Catullus: A poet in the Rome of Julius Caesar: With a selection of poems translated by Humphrey Clucasby Aubrey Burd, Humphrey Clucas (Translator)
Catullus was a genius of the lyric and the epigram, a master of both love poems and lampoons. His talent was to depict life and society in the golden days of the Roman Republic, to awaken with his elegiac wit a sense of love, loss and time passing -- 'But ours is one brief day of light/Before the long last, everlasting night.' Born in around 84 BC near Verona in Cisalpine Gaul, Catullus belonged to a wealthy and influential family. He was a fashionable youth and his early writing was often about love ('I used to write a lot of poems about girls'), but already showed his trademark style of brevity and wit so successful in later works of sharp social commentary.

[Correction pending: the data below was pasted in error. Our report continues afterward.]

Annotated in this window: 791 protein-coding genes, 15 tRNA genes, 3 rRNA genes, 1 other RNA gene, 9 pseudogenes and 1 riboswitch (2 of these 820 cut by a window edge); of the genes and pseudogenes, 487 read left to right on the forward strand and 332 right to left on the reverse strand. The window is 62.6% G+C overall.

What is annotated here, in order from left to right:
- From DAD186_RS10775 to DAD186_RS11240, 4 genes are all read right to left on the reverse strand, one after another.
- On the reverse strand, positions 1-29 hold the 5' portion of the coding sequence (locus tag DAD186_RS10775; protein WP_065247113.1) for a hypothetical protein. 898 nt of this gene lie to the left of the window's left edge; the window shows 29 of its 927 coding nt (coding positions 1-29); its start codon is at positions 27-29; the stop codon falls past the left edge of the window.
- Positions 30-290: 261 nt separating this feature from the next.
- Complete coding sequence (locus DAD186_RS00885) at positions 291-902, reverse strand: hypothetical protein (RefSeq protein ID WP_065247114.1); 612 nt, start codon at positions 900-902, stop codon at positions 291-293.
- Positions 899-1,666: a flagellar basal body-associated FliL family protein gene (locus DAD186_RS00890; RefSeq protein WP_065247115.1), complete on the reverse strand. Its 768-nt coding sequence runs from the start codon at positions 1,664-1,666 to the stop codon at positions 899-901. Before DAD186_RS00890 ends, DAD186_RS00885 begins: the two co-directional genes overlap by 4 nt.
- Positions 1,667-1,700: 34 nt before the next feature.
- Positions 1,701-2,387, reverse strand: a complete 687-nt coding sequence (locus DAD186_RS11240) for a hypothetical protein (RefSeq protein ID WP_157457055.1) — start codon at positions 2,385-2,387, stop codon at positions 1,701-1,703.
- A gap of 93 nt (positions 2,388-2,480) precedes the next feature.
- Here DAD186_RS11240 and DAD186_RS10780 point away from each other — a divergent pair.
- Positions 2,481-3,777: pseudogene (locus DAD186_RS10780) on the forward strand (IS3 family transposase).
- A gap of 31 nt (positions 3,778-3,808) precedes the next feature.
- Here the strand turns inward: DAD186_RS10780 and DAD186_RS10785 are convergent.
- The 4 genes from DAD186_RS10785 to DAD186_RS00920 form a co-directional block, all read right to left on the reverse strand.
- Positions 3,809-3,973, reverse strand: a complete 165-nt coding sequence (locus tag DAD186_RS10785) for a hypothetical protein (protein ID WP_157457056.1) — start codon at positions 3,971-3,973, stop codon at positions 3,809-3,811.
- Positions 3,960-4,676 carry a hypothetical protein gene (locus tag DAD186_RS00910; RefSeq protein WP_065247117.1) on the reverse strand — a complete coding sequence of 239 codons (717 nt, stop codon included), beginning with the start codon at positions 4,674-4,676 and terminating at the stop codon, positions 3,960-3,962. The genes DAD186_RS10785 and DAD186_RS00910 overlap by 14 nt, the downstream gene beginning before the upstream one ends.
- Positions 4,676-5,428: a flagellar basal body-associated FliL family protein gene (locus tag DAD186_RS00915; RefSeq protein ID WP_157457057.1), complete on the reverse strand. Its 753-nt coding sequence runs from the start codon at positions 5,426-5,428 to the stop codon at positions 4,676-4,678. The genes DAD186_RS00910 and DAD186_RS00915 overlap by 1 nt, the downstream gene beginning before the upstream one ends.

Catullus moved to Rome, where he entertained in the style of fashionable and wealthy young men, holding dinner parties and having love affairs. His famous poems to 'Lesbia', Burl maintains, refer to Clodia, a married woman with whom he conducted a long but unsatisfactory affair, and are widely held to be his greatest work. Following the ultimate failure of this love, Catullus wrote little more and died in obscure circumstances around the time of Caesar's invasion of Britain. His entire body of work would have been lost to us, most destroyed with the libraries of Alexandria, had not a single book containing one hundred poems, just over two thousand lines, been rediscovered in the fourteenth century. Catullus' brilliantly pungent, spare sketches of a great civilization beset by civil war and social unrest help us to gain some insight into the turbulent and magnificent last years of the Roman Republic. Burl gives a fascinating and coherent picture of the poet's life, together with an illuminating selection of his work.
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